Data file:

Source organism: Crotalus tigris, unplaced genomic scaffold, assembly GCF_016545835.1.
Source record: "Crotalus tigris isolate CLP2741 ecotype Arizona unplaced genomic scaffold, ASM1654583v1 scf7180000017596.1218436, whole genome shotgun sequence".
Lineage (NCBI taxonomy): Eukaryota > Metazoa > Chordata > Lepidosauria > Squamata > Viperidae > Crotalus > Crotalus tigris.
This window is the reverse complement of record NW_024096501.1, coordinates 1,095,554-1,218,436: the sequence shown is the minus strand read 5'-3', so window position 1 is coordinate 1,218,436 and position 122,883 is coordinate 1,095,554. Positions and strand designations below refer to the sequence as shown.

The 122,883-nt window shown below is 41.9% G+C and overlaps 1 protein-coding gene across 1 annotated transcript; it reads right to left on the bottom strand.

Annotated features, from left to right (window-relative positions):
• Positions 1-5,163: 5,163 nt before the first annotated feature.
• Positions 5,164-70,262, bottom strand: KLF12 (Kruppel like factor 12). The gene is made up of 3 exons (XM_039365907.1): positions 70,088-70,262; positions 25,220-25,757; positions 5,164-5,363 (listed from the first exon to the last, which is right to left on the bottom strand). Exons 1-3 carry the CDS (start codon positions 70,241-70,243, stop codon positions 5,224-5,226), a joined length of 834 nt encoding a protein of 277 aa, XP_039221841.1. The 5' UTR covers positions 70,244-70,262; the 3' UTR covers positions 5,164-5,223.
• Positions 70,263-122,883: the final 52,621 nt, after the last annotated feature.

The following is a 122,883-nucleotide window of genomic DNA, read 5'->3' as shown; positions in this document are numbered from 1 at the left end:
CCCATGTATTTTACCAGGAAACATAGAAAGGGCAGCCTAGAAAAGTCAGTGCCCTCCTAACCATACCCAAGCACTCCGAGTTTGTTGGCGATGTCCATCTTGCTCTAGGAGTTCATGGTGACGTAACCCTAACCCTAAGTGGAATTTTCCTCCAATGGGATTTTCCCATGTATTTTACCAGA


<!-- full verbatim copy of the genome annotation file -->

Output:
Source organism: Crotalus tigris, unplaced genomic scaffold, assembly GCF_016545835.1.
Source record: "Crotalus tigris isolate CLP2741 ecotype Arizona unplaced genomic scaffold, ASM1654583v1 scf7180000017596.1218436, whole genome shotgun sequence".
Lineage (NCBI taxonomy): Eukaryota > Metazoa > Chordata > Lepidosauria > Squamata > Viperidae > Crotalus > Crotalus tigris.
This window is the reverse complement of record NW_024096501.1, coordinates 1,095,554-1,218,436: the sequence shown is the minus strand read 5'-3', so window position 1 is coordinate 1,218,436 and position 122,883 is coordinate 1,095,554. Positions and strand designations below refer to the sequence as shown.

The 122,883-nt window shown below is 41.9% G+C and overlaps 1 protein-coding gene across 1 annotated transcript; it reads right to left on the bottom strand.

Annotated features, from left to right (window-relative positions):
• Positions 1-5,163: 5,163 nt before the first annotated feature.
• Positions 5,164-70,262, bottom strand: KLF12 (Kruppel like factor 12). The gene is made up of 3 exons (XM_039365907.1): positions 70,088-70,262; positions 25,220-25,757; positions 5,164-5,363 (listed from the first exon to the last, which is right to left on the bottom strand). Exons 1-3 carry the CDS (start codon positions 70,241-70,243, stop codon positions 5,224-5,226), a joined length of 834 nt encoding a protein of 277 aa, XP_039221841.1. The 5' UTR covers positions 70,244-70,262; the 3' UTR covers positions 5,164-5,223.
• Positions 70,263-122,883: the final 52,621 nt, after the last annotated feature.

The following is a 122,883-nucleotide window of genomic DNA, read 5'->3' as shown; positions in this document are numbered from 1 at the left end:
CCCATGTATTTTACCAGGAAACATAGAAAGGGCAGCCTAGAAAAGTCAGTGCCCTCCTAACCATACCCAAGCACTCCGAGTTTGTTGGCGATGTCCATCTTGCTCTAGGAGTTCATGGTGACGTAACCCTAACCCTAAGTGGAATTTTCCTCCAATGGGATTTTCCCATGTATTTTACCAGA